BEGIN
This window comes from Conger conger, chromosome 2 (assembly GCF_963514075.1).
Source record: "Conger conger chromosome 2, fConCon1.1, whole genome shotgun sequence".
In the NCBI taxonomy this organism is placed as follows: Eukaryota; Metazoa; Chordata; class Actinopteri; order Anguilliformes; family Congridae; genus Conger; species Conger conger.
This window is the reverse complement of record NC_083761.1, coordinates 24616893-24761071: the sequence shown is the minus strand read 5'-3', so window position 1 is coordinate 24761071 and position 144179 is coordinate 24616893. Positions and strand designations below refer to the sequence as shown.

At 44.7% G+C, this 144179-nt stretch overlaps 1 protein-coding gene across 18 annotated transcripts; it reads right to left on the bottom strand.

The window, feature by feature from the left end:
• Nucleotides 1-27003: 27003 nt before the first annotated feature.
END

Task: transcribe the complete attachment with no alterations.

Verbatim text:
This window comes from Conger conger, chromosome 2 (assembly GCF_963514075.1).
Source record: "Conger conger chromosome 2, fConCon1.1, whole genome shotgun sequence".
In the NCBI taxonomy this organism is placed as follows: Eukaryota; Metazoa; Chordata; class Actinopteri; order Anguilliformes; family Congridae; genus Conger; species Conger conger.
This window is the reverse complement of record NC_083761.1, coordinates 24616893-24761071: the sequence shown is the minus strand read 5'-3', so window position 1 is coordinate 24761071 and position 144179 is coordinate 24616893. Positions and strand designations below refer to the sequence as shown.

At 44.7% G+C, this 144179-nt stretch overlaps 1 protein-coding gene across 18 annotated transcripts; it reads right to left on the bottom strand.

The window, feature by feature from the left end:
• Nucleotides 1-27003: 27003 nt before the first annotated feature.